Canada’s Competition Bureau is looking into the issue of “astroturfing” – fake online reviews written to look like they come from regular consumers, but that are actually written by someone affiliated with the product or service being reviewed.
The federal watchdog confirmed on Friday that it has received complaints about the practice from consumers and has begun looking into the matter. The bureau would not confirm whether it has launched a formal investigation, how many complaints it has received, or which reviews are involved.
“We’ve definitely received complaints about astroturfing, or fake reviews online,” said Phil Norris, senior communications advisor with the Bureau. “...We are aware of this issue and we’re looking into it.”
This week, BCE Inc. confirmed it had to send a message to employees at subsidiary Bell Canada not to write reviews of its own products.
That statement came after Scott Stratten, author and founder of the Oakville, Ont.-based firm UnMarketing, wrote a blog post pointing out that some of the five-star reviews for Bell’s “MyBell Mobile” application on the Apple AppStore appeared to have been written by Bell staffers.
The names associated with the reviews included: Mike McEnery, a Bell associate director; Steph Steen, a marketing manager; Charbel Nassif, a performance manager, and others. Those reviews called the application “awesome” and “excellent,” but were in sharp contrast to one- and two-star reviews by others, which called it “shameful” and bemoaned the “fake reviews” to the contrary.
“The postings were the result of an overzealous effort on the part of our service team to highlight the app,” Paolo Pasquini, director of communications and social media, wrote in an e-mail this week. “It’s certainly not Bell’s practice to encourage employees to rate our products, and we’re sending a clear message out to the team to that effect.”
Bell did not respond to questions Friday as to whether it has heard from the Competition Bureau on this matter. The bureau said that it conducts its work confidentially and could not say whether it was investigating Bell.
“I can confirm that the Bureau is aware of media reports on the issue,” Mr. Norris said.
BCE owns 15 per cent of The Globe and Mail.
Astroturfing is more common than many consumers realize and some companies offer to write positive fake customer reviews for brands for a fee.
That’s a concern for consumers because research online and in social media plays a much larger role in purchasing decisions than ever before. People are more likely to buy a product if they believe other consumers have had a positive experience.
The Bell staffers who wrote reviews seem to have used their real names. However, any failure to disclose an affiliation with a product could raise concerns.
“It would be misleading in terms of – completely hypothetically speaking – misleading because the person has a vested interest in the product or service. Or it would be false because this person has not used the product or service,” Mr. Norris said. “That’s the concern under the false and misleading provisions of the Competition Act.”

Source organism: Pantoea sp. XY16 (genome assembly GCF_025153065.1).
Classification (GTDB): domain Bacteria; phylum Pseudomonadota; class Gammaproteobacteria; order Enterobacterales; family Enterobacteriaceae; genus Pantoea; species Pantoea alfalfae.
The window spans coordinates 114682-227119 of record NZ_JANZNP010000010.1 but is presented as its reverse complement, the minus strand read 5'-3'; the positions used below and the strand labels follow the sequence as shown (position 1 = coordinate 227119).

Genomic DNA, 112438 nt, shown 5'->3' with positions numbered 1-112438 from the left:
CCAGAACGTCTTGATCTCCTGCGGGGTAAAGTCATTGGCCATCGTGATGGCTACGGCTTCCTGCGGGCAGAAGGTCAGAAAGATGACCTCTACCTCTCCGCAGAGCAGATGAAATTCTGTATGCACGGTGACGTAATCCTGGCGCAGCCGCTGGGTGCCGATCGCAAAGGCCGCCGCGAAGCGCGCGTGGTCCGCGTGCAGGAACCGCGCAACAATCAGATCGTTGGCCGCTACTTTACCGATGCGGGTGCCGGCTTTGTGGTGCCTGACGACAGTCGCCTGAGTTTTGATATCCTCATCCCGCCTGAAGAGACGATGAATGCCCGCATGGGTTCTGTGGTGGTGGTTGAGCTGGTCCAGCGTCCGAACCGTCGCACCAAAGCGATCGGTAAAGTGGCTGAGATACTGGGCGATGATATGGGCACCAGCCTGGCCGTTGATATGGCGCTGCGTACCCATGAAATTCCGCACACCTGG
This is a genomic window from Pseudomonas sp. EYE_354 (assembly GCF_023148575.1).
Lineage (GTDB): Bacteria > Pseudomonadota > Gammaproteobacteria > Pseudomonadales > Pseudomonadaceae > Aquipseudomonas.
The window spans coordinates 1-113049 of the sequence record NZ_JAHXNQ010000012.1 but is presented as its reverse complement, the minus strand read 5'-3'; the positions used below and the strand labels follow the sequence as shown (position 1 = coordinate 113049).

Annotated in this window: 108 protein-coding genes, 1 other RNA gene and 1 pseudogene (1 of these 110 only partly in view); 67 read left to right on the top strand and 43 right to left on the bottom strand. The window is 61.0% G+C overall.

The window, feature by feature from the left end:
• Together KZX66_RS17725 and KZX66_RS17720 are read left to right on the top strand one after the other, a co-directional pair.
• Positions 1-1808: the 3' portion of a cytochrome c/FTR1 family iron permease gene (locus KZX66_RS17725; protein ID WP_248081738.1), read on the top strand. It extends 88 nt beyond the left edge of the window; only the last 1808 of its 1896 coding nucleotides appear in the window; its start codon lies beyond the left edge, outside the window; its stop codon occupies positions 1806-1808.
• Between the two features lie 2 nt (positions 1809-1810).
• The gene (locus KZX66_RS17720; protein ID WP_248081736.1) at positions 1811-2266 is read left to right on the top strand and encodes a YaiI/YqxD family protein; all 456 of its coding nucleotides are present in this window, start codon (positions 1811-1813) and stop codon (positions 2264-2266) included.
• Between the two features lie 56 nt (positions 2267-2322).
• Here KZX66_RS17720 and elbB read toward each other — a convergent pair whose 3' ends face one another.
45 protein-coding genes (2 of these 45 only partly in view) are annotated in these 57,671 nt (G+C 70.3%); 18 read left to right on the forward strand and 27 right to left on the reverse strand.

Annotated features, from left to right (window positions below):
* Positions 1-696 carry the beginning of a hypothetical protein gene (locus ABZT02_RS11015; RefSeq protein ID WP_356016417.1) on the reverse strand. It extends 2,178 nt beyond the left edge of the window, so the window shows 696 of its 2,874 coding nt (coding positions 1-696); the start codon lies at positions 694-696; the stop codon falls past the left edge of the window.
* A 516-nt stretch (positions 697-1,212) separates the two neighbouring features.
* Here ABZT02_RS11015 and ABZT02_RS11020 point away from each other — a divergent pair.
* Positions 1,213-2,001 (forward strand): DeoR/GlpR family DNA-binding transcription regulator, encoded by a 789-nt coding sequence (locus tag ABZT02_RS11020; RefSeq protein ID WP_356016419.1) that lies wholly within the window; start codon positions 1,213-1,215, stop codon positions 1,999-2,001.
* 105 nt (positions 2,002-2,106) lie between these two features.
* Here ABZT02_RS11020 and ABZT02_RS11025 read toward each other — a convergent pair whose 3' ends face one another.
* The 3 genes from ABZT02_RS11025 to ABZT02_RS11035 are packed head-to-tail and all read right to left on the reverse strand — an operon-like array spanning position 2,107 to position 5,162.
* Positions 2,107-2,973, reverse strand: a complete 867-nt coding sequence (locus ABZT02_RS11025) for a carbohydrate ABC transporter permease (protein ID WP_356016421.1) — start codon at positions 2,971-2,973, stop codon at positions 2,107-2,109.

The Competition Bureau has never enforced the law in a case of astroturfing before. However, this summer, it released a bulletin urging consumers to be wary of fake online endorsements.
“It’s a relatively new phenomenon,” Mr. Norris said. “We absolutely encourage consumers to report any instances of suspected astroturfing or fake reviews ... [it] helps us to gather evidence.”
What is astroturfing?
This term refers to fake online endorsements created to persuade people to buy something. When reviews or testimonials are designed to look like they come from an average consumer, but are actually written by someone affiliated with the company behind the product or service being discussed, -- examples could include an employee of the company or a marketing firm paid by the company -- that’s astroturfing.
What does the law say?
The Competition Act prohibits “false or misleading representations,” through both civil and criminal provisions. There does not have to be proof that an actual person was deceived. The court would consider the general impression created by the representation, as well as its literal meaning. The civil provision (paragraph 74.01(1)(a)) applies to the making of a materially false or misleading representation or “the permitting of the making” of it.
The criminal provision (section 52) applies if there is clear evidence that materially misleading or false representations were made “knowingly or recklessly.” -- for example continuing to make those types of representations even after receiving a consumer complaintThe bureau must determine that it would be in the public interest before pursuing the criminal track.
What if a company is guilty?
If a person is guilty of violating the criminal provision, it can mean a fine of up to $200,000 and/or jail time up to one year for less serious offences (summary convictions). If the violation is an indictable offence (more serious) then the court can impose fines at its discretion and/or jail time up to 14 years.
If a person or corporation is guilty of violating the civil provision, there are a number of possible consequences. The court could order the conduct to stop, could force the person to publish a “corrective notice,” and even freeze assets in some cases until restitution is paid to customers. The court can also impose administrative monetary penalties. For individuals, these can be up to $750,000 in the first instance, and $1-million in subsequent cases. For corporations, the penalties can be up to $10-million in the first case and $15-million in subsequent cases.Report Typo/Error